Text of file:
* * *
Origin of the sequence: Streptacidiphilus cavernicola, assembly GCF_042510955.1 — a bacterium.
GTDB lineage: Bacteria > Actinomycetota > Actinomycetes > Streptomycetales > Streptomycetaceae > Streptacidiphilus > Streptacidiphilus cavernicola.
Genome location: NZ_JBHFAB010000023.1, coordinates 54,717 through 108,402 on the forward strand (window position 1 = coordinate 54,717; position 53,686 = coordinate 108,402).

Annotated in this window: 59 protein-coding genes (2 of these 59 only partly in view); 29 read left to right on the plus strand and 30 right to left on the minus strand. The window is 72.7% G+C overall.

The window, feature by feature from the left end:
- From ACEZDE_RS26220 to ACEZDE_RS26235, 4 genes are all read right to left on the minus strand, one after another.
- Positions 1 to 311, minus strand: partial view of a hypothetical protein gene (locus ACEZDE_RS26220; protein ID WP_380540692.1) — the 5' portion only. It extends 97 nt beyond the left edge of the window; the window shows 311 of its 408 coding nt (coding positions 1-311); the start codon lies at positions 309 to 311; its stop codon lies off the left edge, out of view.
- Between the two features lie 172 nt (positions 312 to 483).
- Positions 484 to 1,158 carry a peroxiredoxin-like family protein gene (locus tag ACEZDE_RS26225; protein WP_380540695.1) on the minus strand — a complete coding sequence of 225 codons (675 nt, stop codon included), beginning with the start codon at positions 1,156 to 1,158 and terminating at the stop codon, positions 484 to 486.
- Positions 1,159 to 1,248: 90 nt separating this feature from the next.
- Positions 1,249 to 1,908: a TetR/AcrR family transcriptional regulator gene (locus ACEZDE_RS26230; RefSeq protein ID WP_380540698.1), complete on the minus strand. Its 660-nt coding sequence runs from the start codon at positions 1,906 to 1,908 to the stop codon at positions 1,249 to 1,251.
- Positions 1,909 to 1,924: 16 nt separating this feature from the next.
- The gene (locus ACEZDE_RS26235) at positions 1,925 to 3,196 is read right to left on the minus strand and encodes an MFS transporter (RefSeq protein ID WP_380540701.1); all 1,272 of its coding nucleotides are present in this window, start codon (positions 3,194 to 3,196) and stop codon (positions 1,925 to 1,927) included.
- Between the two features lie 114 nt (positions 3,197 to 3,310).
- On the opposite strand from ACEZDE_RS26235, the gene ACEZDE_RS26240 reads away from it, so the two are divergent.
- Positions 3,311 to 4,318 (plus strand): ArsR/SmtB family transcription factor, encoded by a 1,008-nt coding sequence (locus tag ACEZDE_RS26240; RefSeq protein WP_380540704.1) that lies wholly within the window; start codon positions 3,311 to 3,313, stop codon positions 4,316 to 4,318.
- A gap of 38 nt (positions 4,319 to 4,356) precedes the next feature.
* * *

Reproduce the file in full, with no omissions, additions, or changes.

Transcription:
Origin of the sequence: Streptacidiphilus cavernicola, assembly GCF_042510955.1 — a bacterium.
GTDB lineage: Bacteria > Actinomycetota > Actinomycetes > Streptomycetales > Streptomycetaceae > Streptacidiphilus > Streptacidiphilus cavernicola.
Genome location: NZ_JBHFAB010000023.1, coordinates 54,717 through 108,402 on the forward strand (window position 1 = coordinate 54,717; position 53,686 = coordinate 108,402).

Annotated in this window: 59 protein-coding genes (2 of these 59 only partly in view); 29 read left to right on the plus strand and 30 right to left on the minus strand. The window is 72.7% G+C overall.

The window, feature by feature from the left end:
- From ACEZDE_RS26220 to ACEZDE_RS26235, 4 genes are all read right to left on the minus strand, one after another.
- Positions 1 to 311, minus strand: partial view of a hypothetical protein gene (locus ACEZDE_RS26220; protein ID WP_380540692.1) — the 5' portion only. It extends 97 nt beyond the left edge of the window; the window shows 311 of its 408 coding nt (coding positions 1-311); the start codon lies at positions 309 to 311; its stop codon lies off the left edge, out of view.
- Between the two features lie 172 nt (positions 312 to 483).
- Positions 484 to 1,158 carry a peroxiredoxin-like family protein gene (locus tag ACEZDE_RS26225; protein WP_380540695.1) on the minus strand — a complete coding sequence of 225 codons (675 nt, stop codon included), beginning with the start codon at positions 1,156 to 1,158 and terminating at the stop codon, positions 484 to 486.
- Positions 1,159 to 1,248: 90 nt separating this feature from the next.
- Positions 1,249 to 1,908: a TetR/AcrR family transcriptional regulator gene (locus ACEZDE_RS26230; RefSeq protein ID WP_380540698.1), complete on the minus strand. Its 660-nt coding sequence runs from the start codon at positions 1,906 to 1,908 to the stop codon at positions 1,249 to 1,251.
- Positions 1,909 to 1,924: 16 nt separating this feature from the next.
- The gene (locus ACEZDE_RS26235) at positions 1,925 to 3,196 is read right to left on the minus strand and encodes an MFS transporter (RefSeq protein ID WP_380540701.1); all 1,272 of its coding nucleotides are present in this window, start codon (positions 3,194 to 3,196) and stop codon (positions 1,925 to 1,927) included.
- Between the two features lie 114 nt (positions 3,197 to 3,310).
- On the opposite strand from ACEZDE_RS26235, the gene ACEZDE_RS26240 reads away from it, so the two are divergent.
- Positions 3,311 to 4,318 (plus strand): ArsR/SmtB family transcription factor, encoded by a 1,008-nt coding sequence (locus tag ACEZDE_RS26240; RefSeq protein WP_380540704.1) that lies wholly within the window; start codon positions 3,311 to 3,313, stop codon positions 4,316 to 4,318.
- A gap of 38 nt (positions 4,319 to 4,356) precedes the next feature.